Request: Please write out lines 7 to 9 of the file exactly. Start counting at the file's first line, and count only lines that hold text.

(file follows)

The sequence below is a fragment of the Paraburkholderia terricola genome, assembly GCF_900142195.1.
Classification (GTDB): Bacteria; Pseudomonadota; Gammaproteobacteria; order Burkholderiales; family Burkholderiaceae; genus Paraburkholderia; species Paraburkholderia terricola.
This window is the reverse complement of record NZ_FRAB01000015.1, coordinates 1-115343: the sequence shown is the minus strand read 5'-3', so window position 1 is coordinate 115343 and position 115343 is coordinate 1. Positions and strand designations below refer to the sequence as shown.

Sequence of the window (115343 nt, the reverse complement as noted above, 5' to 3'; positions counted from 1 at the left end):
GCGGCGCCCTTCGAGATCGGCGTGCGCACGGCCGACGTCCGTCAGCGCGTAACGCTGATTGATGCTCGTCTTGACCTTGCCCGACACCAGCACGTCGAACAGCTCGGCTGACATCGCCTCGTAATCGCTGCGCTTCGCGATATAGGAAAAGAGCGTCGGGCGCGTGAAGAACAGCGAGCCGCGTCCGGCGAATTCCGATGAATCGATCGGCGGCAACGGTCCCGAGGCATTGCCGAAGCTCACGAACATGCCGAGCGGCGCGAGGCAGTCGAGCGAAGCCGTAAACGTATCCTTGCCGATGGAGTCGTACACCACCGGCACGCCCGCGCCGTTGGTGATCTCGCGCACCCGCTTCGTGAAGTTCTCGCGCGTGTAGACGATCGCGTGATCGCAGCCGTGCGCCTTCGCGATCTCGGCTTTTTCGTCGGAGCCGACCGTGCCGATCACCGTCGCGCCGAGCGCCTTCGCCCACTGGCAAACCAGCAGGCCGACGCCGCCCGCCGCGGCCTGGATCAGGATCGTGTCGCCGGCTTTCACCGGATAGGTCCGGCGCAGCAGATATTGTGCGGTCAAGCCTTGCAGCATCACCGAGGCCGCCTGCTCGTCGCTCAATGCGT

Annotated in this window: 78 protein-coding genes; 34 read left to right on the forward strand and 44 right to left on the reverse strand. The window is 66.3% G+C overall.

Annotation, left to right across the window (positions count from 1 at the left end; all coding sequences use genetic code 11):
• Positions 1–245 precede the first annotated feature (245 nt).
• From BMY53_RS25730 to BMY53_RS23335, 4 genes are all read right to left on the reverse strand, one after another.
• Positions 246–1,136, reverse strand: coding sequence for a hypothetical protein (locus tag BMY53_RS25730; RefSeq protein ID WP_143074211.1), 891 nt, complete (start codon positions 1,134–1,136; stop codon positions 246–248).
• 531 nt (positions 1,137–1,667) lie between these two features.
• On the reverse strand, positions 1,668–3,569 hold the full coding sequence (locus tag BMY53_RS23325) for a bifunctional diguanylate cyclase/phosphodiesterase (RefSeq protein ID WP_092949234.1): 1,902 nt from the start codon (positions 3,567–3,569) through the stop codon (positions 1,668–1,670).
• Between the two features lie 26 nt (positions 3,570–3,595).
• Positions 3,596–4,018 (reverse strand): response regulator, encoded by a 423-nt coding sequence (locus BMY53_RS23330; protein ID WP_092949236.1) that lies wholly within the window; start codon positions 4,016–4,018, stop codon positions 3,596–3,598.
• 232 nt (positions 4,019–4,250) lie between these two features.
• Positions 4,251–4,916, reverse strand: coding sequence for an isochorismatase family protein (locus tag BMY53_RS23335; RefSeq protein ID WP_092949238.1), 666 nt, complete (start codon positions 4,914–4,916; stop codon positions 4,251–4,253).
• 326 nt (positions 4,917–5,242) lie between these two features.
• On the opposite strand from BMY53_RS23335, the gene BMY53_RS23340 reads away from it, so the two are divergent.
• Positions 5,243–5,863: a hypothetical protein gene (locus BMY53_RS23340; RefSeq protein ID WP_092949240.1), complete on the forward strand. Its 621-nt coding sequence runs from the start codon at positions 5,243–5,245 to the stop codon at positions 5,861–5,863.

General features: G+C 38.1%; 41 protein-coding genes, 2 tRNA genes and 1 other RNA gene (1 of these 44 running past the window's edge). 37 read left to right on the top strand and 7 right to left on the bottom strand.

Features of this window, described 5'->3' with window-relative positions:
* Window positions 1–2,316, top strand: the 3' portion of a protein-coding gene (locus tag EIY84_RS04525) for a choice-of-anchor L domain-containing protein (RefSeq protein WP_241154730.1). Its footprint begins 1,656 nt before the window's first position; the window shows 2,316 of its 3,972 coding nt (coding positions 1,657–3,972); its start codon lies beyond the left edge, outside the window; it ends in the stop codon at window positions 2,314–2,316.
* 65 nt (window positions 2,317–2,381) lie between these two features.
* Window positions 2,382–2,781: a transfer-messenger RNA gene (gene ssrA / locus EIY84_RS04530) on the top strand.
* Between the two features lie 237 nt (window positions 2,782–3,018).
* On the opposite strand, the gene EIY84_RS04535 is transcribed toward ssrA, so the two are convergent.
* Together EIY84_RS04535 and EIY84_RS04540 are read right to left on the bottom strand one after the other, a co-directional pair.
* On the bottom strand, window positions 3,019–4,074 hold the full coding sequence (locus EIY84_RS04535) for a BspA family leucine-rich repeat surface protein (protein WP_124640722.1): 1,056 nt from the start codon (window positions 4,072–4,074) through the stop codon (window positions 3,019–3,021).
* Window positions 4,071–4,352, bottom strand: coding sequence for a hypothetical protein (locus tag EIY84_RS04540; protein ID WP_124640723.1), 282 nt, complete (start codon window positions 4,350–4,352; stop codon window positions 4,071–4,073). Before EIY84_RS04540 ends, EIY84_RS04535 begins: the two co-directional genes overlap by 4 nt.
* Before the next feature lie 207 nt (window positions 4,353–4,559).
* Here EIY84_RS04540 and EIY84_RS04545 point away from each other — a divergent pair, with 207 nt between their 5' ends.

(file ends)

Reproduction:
Annotation, left to right across the window (positions count from 1 at the left end; all coding sequences use genetic code 11):
• Positions 1–245 precede the first annotated feature (245 nt).
• From BMY53_RS25730 to BMY53_RS23335, 4 genes are all read right to left on the reverse strand, one after another.